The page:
I’m not what ppl would call “a religious person”; I don’t go and spend time inside churches, mosques, synagogues, temples or whatever term you use for a building where ppl go inside to pray and ask for forgiveness before they go on doing other sins (accordingly to their code of rules). I DO go inside these places, but for a matter of pure interest on its architecture and the meaning it has to its ppl. Don’t get me wrong, I do respect every single one of these buildings…how can someone not do so? It does represent the strength and dedication of its ppl, its history, culture, and certainly where a great part of its tradition comes from (in some cases.)

Inside this mosaic mirrored ceiling and marble walls/floors, I spent around 4 hours sitting and listening to the whispers of ppl sitting on the floor reading the Koran. Even with the constant movement of the crowd, and its reflection on the ceiling, which created a continuous movement of black and white pieces on a mosaic, the atmosphere was a cool, fresh stillness.

Differently from the other “buildings” I’ve been inside, this one kept me there for hours, sitting, closed eyes, and an inner peace that I seldom feel – it was a great experience. I just can’t get it on words; it’s something like a very clean happiness if there is such thing. It is sort of the same feeling of being up very early in the morning, in a very peaceful place, waiting for a sunrise. Of course, this kind of feeling comes in different ways for different ppl…it just had never come to me inside a religious house. I’m sure many of you have been or experienced places and feelings like that; if not, you should look for. You don’t have to come to Iran or wake up everyday at 4am waiting for something magic to happen, but you should know when it arrives, and when to stop and enjoy it.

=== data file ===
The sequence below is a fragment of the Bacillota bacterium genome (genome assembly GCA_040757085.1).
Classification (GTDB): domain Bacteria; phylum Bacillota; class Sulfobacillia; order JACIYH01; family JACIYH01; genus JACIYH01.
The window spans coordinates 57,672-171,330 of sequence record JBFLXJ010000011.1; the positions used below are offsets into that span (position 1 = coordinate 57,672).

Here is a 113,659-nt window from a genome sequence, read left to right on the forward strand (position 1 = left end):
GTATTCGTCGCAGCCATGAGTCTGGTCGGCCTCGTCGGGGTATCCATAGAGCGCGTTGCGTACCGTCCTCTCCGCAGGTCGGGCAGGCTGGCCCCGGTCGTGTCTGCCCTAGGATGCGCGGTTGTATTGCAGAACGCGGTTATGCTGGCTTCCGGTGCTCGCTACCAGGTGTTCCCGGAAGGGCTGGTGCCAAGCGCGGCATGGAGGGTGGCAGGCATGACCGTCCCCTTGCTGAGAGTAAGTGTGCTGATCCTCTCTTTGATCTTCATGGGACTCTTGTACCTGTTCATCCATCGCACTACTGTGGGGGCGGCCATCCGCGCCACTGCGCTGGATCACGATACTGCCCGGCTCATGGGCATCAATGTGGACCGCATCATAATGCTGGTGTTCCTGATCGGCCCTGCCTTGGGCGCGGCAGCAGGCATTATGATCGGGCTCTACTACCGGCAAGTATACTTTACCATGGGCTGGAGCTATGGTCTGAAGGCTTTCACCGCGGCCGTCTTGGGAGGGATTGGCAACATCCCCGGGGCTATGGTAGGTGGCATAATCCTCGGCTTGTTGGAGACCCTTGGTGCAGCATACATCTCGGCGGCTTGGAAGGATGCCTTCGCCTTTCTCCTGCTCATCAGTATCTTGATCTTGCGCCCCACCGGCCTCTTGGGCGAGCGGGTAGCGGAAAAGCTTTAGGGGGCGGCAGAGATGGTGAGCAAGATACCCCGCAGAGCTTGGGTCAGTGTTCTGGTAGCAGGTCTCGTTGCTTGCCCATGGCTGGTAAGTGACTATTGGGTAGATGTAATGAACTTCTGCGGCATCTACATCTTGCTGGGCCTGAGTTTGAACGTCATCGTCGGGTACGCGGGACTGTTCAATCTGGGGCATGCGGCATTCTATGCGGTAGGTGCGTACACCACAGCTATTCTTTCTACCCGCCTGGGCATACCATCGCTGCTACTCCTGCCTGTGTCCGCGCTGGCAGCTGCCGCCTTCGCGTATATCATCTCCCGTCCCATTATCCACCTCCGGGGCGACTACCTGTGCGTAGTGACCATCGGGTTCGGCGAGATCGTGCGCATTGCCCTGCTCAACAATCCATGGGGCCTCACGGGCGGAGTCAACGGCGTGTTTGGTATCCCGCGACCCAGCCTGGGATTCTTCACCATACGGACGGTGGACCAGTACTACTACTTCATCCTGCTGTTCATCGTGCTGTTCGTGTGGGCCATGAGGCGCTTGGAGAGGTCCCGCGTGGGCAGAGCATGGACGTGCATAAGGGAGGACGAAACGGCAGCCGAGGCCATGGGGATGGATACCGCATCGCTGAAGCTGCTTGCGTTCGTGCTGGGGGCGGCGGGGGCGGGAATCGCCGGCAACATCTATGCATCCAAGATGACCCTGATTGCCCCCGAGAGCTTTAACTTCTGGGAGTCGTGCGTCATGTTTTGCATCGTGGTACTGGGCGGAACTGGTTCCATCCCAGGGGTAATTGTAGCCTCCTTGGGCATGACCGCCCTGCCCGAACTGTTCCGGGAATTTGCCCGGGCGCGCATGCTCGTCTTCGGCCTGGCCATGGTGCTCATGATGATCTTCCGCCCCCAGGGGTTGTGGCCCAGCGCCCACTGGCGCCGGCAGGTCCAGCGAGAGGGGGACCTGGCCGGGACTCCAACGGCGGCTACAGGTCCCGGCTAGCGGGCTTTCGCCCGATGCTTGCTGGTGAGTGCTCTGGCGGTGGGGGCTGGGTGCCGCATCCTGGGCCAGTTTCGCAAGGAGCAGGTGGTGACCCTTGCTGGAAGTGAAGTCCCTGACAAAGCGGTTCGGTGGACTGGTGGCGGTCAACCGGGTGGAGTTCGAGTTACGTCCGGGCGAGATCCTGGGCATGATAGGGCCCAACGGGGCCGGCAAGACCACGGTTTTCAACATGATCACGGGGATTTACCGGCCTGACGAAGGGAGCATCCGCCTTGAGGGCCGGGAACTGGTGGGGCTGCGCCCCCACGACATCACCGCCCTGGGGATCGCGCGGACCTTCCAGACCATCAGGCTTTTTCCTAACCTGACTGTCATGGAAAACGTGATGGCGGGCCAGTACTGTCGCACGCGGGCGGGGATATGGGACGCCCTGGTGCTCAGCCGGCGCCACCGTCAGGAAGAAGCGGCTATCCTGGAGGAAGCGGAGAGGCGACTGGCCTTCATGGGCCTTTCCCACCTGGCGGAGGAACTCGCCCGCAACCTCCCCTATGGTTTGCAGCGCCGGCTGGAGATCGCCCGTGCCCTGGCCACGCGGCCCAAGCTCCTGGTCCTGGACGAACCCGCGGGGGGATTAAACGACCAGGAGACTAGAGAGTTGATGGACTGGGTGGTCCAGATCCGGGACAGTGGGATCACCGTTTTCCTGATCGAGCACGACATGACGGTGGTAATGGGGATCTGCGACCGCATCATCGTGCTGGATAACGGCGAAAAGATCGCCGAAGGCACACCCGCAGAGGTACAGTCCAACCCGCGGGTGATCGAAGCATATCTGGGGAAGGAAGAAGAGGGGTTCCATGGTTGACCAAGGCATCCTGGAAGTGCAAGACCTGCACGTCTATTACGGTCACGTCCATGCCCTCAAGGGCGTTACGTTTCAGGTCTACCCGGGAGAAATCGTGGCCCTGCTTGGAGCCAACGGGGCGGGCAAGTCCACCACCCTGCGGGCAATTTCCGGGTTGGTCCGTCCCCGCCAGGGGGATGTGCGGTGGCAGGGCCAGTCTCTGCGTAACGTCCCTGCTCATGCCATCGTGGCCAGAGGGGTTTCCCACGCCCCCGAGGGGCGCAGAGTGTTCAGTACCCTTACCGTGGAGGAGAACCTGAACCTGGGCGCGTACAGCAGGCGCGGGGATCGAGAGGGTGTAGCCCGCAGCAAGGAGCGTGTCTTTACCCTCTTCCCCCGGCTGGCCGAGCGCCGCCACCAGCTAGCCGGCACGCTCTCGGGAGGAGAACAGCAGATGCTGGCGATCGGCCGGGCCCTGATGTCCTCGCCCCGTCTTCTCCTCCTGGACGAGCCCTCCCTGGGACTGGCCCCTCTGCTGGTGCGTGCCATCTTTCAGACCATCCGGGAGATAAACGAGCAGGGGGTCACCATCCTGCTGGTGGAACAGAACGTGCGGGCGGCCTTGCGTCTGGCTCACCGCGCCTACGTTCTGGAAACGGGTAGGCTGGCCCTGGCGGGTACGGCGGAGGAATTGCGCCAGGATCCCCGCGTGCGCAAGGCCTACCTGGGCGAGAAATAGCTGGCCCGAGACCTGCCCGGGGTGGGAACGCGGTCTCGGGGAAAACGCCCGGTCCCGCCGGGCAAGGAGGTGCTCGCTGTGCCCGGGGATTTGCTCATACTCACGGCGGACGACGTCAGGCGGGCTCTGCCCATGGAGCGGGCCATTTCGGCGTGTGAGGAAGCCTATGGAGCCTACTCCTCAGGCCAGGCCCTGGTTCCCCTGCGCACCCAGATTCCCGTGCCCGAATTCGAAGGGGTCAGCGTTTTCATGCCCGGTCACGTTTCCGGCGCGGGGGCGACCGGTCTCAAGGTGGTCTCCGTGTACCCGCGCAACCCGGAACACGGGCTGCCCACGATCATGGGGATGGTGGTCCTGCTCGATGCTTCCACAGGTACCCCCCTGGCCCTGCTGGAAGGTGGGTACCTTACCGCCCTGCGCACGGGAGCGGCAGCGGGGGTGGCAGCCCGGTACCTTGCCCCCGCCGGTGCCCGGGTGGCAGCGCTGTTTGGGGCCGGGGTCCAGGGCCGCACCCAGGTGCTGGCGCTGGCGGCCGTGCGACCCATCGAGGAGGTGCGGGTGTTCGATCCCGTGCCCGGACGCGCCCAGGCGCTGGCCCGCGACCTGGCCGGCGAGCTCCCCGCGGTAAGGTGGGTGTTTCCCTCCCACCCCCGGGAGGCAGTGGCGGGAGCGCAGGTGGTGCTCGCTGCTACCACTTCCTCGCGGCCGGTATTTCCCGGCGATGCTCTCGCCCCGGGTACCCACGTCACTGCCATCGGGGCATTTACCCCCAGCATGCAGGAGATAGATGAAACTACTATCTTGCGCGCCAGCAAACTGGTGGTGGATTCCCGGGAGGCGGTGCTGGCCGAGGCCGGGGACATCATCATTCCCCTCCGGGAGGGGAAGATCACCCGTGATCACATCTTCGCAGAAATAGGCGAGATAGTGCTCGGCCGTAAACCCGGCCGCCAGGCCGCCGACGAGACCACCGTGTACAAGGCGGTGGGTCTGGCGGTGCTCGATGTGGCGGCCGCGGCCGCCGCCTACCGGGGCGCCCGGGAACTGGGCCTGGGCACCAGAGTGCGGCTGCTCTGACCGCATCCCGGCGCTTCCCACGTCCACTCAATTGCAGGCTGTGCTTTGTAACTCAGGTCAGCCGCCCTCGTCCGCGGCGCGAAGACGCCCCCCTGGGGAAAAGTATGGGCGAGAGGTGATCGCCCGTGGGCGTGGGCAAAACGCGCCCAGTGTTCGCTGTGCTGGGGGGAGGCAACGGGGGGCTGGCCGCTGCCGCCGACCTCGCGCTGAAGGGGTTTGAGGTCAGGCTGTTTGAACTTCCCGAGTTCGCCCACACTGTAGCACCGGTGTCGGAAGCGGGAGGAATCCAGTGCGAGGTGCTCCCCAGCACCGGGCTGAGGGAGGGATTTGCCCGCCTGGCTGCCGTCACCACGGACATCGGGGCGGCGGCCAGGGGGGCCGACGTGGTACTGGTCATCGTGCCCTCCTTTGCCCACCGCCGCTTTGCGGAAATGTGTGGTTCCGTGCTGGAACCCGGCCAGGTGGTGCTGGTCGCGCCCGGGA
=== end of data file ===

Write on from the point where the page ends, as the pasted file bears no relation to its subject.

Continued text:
After my pleasant afternoon at the Holy Shrine, I made my way to the hotel to get things ready for an early start next morning to Quchan – 125km